Stages of life and environment also impact the naming of your seafood. For example, rainbow trout and steelhead are actually the same species (Oncorhynchus mykiss), just at different points in their life cycle. If the fish lives its entire life in freshwater lakes and rivers, it is labeled a rainbow trout. Those that are more mature, having migrated from freshwater to the ocean, are called steelhead. So whether the menu lists rainbow trout, steelhead, or both, understand these refer to the same species at different life stages.

Popular Seafood Names by Fish Family

Common Tuna Species Names

Ahi Tuna: While ahi can also be bigeye tuna, it most commonly addresses the wildly popular yellowfin tuna. The Hawaiian word "ahi" literally translates to "fire," a nod to the powerful yellowfin and bigeye tuna that would pull on Hawaiian fishermen’s lines so hard that smoke would rise from the lines rubbing against the fishing canoes. You can differentiate between ahi tuna species by examining the fat lines and coloration. Yellowfin has minimal, if any, visible fat lines and a lighter red color, while bigeye tuna shows slightly more pronounced fat striations and tends toward a deeper, darker red hue.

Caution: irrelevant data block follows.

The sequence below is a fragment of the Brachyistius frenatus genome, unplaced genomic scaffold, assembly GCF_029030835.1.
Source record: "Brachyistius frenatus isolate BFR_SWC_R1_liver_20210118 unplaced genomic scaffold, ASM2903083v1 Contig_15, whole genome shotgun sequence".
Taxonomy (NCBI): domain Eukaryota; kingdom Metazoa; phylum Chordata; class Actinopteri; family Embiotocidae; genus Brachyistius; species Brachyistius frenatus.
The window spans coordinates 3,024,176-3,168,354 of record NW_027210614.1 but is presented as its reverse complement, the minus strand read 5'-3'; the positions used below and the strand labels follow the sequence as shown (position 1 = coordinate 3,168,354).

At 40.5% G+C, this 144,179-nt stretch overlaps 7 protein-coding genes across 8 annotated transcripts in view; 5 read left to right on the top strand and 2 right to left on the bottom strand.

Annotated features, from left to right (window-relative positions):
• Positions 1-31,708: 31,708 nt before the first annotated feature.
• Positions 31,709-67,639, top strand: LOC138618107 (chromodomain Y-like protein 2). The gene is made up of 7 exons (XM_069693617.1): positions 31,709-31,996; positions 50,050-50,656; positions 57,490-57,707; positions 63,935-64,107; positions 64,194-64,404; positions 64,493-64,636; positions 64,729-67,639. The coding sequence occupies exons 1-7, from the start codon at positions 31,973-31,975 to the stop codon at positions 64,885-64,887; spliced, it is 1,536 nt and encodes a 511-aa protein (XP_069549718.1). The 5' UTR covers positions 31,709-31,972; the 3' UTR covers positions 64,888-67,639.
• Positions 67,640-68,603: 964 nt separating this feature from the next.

Bonito: Bonito classically refers to a distinct genus of tuna (Sarda), though the name bonito is frequently applied to several other species, such as albacore, skipjack, and dogtooth tuna.

  • Skipjack tuna (also called striped tuna) is a more slender tuna with distinctive stripes that break up its dark upper body and pale underside. Though skipjack has its own unique scientific name (Katsuwonus pelamis), it is sometimes mislabeled and sold as "bonito" due to its smaller size compared to larger tunas like bluefin. Skipjack tuna loins are usually quite small (1-2lbs) with intensely red flesh.